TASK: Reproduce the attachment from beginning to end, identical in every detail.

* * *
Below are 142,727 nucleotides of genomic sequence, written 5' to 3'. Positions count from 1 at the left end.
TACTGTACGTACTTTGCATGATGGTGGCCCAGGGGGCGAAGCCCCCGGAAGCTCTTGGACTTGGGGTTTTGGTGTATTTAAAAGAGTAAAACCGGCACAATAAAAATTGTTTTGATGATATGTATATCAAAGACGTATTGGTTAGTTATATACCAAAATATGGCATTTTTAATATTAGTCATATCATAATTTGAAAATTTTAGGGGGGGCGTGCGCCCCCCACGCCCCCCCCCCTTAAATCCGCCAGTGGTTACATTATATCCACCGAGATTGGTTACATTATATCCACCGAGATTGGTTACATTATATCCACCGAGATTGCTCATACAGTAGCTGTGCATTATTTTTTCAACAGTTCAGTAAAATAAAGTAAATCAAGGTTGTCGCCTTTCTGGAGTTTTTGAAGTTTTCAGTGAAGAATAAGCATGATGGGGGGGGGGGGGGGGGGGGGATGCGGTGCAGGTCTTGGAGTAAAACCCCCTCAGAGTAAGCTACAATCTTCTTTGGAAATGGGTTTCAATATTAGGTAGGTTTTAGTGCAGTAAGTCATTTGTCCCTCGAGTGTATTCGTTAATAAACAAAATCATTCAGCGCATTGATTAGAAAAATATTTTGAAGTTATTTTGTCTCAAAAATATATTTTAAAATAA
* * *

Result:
Below are 142,727 nucleotides of genomic sequence, written 5' to 3'. Positions count from 1 at the left end.
TACTGTACGTACTTTGCATGATGGTGGCCCAGGGGGCGAAGCCCCCGGAAGCTCTTGGACTTGGGGTTTTGGTGTATTTAAAAGAGTAAAACCGGCACAATAAAAATTGTTTTGATGATATGTATATCAAAGACGTATTGGTTAGTTATATACCAAAATATGGCATTTTTAATATTAGTCATATCATAATTTGAAAATTTTAGGGGGGGCGTGCGCCCCCCACGCCCCCCCCCCTTAAATCCGCCAGTGGTTACATTATATCCACCGAGATTGGTTACATTATATCCACCGAGATTGGTTACATTATATCCACCGAGATTGCTCATACAGTAGCTGTGCATTATTTTTTCAACAGTTCAGTAAAATAAAGTAAATCAAGGTTGTCGCCTTTCTGGAGTTTTTGAAGTTTTCAGTGAAGAATAAGCATGATGGGGGGGGGGGGGGGGGGGGGATGCGGTGCAGGTCTTGGAGTAAAACCCCCTCAGAGTAAGCTACAATCTTCTTTGGAAATGGGTTTCAATATTAGGTAGGTTTTAGTGCAGTAAGTCATTTGTCCCTCGAGTGTATTCGTTAATAAACAAAATCATTCAGCGCATTGATTAGAAAAATATTTTGAAGTTATTTTGTCTCAAAAATATATTTTAAAATAA